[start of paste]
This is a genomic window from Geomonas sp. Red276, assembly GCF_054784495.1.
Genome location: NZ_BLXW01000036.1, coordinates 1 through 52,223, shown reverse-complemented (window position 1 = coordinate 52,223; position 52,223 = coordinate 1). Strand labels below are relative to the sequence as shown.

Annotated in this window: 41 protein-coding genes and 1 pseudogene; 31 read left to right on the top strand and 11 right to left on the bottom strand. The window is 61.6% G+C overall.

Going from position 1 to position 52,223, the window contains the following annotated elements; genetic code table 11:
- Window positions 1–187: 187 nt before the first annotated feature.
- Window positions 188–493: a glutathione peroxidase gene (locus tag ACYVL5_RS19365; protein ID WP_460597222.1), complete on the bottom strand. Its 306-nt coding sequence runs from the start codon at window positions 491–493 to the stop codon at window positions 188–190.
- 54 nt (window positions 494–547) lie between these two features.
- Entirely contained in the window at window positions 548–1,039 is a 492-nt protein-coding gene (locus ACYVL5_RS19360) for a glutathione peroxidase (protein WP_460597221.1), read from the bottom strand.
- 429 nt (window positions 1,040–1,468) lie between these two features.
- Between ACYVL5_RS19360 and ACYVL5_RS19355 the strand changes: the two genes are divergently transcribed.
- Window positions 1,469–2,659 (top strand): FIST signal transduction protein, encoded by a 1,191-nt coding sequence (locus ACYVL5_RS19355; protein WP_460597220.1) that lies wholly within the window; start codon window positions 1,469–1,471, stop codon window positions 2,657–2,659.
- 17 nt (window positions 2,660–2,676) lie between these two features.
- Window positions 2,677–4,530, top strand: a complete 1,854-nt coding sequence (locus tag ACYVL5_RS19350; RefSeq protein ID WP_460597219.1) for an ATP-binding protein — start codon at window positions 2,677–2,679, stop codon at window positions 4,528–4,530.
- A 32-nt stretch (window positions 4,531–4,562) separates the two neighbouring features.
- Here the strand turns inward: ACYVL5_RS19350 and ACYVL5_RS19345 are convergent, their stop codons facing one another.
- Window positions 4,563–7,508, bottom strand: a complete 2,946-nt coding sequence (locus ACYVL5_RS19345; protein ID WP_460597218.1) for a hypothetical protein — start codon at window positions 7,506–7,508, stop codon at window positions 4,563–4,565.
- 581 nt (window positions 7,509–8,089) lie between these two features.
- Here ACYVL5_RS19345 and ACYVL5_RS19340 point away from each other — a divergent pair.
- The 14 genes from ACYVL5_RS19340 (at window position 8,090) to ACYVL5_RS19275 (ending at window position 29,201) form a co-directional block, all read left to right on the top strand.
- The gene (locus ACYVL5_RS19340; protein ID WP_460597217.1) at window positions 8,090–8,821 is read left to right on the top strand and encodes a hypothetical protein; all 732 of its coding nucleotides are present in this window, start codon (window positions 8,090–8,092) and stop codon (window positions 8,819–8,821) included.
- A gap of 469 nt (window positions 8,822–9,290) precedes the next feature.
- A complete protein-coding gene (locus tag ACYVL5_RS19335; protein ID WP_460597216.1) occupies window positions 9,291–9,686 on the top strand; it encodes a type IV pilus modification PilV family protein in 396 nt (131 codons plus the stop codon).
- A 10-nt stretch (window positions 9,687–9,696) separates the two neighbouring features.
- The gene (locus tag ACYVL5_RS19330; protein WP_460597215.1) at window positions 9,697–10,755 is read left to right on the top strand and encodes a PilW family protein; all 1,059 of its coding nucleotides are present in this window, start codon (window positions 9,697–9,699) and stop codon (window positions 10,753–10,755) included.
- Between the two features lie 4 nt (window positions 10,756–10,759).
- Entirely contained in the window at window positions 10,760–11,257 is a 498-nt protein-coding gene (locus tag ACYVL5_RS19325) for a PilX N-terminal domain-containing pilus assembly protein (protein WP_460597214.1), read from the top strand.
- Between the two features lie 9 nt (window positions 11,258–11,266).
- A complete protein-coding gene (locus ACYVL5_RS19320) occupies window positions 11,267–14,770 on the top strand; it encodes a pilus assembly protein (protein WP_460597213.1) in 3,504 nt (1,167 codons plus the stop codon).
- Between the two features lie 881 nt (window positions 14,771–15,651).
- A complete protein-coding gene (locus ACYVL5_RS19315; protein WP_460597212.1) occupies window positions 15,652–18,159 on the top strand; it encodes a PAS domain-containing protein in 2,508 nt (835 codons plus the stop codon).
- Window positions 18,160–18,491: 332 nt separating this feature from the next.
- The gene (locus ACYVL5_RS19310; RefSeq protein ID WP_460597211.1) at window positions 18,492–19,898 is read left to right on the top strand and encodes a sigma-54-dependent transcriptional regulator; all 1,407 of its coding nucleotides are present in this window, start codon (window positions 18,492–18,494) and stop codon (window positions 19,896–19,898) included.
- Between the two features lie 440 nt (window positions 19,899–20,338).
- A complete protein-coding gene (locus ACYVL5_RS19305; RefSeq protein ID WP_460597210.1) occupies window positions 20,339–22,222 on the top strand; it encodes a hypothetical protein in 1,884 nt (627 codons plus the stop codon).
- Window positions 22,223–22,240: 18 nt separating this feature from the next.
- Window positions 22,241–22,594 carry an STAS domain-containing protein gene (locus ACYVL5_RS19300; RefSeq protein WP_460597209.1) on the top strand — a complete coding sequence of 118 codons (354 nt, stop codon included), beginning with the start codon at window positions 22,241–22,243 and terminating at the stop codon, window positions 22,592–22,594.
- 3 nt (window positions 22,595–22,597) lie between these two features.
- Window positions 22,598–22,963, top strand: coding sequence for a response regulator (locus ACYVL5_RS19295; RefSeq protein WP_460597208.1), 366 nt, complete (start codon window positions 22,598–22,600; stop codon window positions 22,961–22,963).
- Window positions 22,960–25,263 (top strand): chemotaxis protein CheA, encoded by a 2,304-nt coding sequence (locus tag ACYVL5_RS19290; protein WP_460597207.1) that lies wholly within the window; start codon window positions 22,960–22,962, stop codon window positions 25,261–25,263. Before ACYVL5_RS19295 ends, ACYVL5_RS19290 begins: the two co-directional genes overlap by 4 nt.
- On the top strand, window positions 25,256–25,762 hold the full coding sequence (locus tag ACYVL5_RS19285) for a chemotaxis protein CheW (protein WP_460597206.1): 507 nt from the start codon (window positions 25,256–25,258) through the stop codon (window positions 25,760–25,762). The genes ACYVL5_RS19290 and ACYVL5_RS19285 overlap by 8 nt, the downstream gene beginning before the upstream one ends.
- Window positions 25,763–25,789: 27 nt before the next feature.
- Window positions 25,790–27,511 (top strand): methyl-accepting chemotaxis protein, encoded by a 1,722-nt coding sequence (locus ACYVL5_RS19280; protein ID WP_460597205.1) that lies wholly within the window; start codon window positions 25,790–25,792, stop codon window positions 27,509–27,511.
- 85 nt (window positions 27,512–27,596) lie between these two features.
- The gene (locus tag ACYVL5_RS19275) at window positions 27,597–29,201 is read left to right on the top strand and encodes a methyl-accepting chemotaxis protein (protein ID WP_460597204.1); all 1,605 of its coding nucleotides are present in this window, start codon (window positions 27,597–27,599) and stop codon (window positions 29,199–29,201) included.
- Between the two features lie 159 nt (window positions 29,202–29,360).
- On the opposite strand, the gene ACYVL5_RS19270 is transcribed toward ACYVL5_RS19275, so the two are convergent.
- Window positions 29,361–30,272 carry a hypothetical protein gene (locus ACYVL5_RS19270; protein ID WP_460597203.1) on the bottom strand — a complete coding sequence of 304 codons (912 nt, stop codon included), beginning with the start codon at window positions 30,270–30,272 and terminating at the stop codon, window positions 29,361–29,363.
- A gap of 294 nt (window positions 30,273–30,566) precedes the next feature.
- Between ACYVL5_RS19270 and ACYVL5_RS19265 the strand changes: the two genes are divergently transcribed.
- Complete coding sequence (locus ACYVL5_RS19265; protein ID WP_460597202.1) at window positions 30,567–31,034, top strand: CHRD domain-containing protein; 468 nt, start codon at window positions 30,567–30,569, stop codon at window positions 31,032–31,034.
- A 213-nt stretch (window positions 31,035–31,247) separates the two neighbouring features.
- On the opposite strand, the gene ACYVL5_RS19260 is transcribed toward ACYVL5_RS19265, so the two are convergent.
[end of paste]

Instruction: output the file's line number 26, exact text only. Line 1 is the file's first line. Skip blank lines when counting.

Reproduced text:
- Entirely contained in the window at window positions 10,760–11,257 is a 498-nt protein-coding gene (locus tag ACYVL5_RS19325) for a PilX N-terminal domain-containing pilus assembly protein (protein WP_460597214.1), read from the top strand.